Tiger Grouper - Melinda Riger @ G B ScubaThe short answer is that the plural is usually ‘groupers’, but also – perhaps less commonly – ‘grouper’ (there’s a similar situation with plural of ‘hare’). One online source suggests ‘grouperer’, but that just seems cumbersome. I think there may be a useful distinction to be made here. When talking about grouper of the same species, one could say “I saw 17 Nassau grouper today”. But where reference is made to mixed species, “I saw plenty of groupers today” implies that there was more than one species – black and tiger, maybe. 

Grouper at cleaning station - Melinda Riger @ GB Scuba

Grouper - Melinda Riger @ G B Scuba

In some of these photos you’ll notice tiny fish attending to the grouper. These are CLEANERS and they are an essential part of the bodily and oral hygiene routine for larger fish species. The big fish call in at so-called CLEANING STATIONS, where the tiddlers remove parasites and dead skin, and polish up the gills. They will even enter the fish’s mouth to pick bits from between its teeth – the deal being that they will not be eaten. This mutually beneficial arrangement is called ‘cleaning symbiosis’ and is carried out by (for example) gobies, wrasses and cleaner shrimps.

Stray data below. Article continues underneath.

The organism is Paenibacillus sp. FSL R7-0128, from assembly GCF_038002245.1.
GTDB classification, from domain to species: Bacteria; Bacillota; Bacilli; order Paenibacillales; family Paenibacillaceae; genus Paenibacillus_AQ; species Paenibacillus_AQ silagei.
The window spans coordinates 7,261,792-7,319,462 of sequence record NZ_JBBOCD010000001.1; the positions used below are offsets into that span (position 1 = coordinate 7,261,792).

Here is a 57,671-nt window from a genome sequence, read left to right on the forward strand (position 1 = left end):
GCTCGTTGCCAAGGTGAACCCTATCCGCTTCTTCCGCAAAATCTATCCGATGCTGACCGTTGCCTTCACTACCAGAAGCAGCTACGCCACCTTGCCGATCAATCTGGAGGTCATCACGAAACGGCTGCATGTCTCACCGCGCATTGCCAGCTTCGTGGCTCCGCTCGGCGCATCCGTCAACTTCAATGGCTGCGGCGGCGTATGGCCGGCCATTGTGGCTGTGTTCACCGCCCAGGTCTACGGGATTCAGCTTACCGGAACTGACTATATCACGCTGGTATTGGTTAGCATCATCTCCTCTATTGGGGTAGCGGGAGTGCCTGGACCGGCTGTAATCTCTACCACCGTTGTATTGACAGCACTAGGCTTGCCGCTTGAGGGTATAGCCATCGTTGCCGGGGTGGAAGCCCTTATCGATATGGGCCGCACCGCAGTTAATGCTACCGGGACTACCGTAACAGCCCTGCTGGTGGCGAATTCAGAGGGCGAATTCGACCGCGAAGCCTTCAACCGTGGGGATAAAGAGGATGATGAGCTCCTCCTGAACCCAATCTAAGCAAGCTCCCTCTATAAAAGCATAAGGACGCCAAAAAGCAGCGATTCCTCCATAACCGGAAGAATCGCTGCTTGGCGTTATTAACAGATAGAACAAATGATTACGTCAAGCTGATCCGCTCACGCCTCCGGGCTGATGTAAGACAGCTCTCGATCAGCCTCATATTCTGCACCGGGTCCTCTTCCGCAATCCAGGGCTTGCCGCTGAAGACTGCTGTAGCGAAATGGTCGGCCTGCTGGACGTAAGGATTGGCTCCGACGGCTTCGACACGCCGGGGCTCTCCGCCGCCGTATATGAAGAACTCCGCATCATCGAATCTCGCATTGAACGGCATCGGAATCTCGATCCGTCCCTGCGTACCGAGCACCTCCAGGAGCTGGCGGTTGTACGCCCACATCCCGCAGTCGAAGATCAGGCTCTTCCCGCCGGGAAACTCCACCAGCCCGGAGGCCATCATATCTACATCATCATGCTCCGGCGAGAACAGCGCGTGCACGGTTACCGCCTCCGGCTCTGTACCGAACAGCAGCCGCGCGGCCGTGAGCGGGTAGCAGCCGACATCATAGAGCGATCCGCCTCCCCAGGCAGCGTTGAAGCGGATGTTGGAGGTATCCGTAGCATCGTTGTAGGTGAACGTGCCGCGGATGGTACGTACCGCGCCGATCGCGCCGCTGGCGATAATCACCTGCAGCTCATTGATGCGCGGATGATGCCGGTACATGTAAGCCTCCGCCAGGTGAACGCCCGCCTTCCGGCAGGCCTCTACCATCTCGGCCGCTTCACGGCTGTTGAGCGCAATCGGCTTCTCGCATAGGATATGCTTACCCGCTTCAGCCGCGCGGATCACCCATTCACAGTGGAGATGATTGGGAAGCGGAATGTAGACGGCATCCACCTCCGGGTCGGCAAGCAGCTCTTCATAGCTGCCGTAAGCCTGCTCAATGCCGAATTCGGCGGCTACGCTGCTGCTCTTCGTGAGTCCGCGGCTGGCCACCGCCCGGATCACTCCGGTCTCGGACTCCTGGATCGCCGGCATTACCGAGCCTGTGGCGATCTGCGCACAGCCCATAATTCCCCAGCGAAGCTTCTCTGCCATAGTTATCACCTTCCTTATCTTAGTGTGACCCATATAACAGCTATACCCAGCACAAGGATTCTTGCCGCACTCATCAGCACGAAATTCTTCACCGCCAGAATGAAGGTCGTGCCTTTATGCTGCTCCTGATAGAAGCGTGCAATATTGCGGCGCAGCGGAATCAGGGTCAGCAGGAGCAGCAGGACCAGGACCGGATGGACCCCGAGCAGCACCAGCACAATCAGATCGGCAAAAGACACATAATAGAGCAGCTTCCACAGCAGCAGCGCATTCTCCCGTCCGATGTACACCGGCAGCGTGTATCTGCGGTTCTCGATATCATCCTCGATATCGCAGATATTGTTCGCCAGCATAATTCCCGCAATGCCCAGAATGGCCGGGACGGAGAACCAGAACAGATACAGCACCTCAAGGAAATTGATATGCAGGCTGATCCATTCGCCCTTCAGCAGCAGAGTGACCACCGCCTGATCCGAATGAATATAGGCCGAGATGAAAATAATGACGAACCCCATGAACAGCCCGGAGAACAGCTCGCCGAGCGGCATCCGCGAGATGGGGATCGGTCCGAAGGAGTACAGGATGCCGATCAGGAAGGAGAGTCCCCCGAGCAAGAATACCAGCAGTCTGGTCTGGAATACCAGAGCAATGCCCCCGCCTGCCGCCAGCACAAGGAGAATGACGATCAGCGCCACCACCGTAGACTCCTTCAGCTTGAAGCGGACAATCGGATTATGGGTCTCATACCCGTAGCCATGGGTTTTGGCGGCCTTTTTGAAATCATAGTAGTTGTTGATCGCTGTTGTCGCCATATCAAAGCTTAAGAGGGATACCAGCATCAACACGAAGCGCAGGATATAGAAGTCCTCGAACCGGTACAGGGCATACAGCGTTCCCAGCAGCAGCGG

Peterson’s cleaner shrimps and cleaner wrasseGrouper with Peterson's cleaner shrimps and wrasse - Melinda Riger @ GB Scuba

Some of these photos show groupers with open gills as well as open mouths, an invitation to the cleaners to do their work. I’d intended to write about how and why gills work but I’ve thought better of it. There’s a lot of detail about chemical exchange involved that, when I looked more closely, seemed rather dull… and therefore outside the remit of this blog, which includes trying to avoid ‘dull’. If you really want to know more, Wiki has a good article HERE. Good luck with that….

Grouper - Melinda Riger @ GB Scuba

Credits: All photos Melinda Riger, Grand Bahama Scuba

“CLEANING UP”: HOW TINY REEF FISH HELP LARGE FISH


Black Grouper - Arnold - Cleaning Station - Neon Gobies ©Melinda Riger @ G B Scuba copy

“CLEANING UP”: HOW TINY REEF FISH HELP LARGE FISH

A while ago now, I wrote a detailed post about so-called fish ‘cleaning stations’ – the special spots on the reef where large fish can go to have small fish buff up their scales and floss their teeth. You can read all about it HERE.

I have accumulated a number of new photos from expert scuba diver and underwater photographer Melinda Riger that demonstrate this phenomenon. A big fish with a normally voracious appetite will patiently wait while gobies and other small fry go about their work. This often involves actually entering the mouth of the (as it must seem to them) monster to pick the insides and the teeth clean. There is an extraordinary understanding and trust between the species that means during the operation, the little fish are perfectly safe. Here are some examples, of which the very recent header image of a grouper named Arnold is quite outstanding.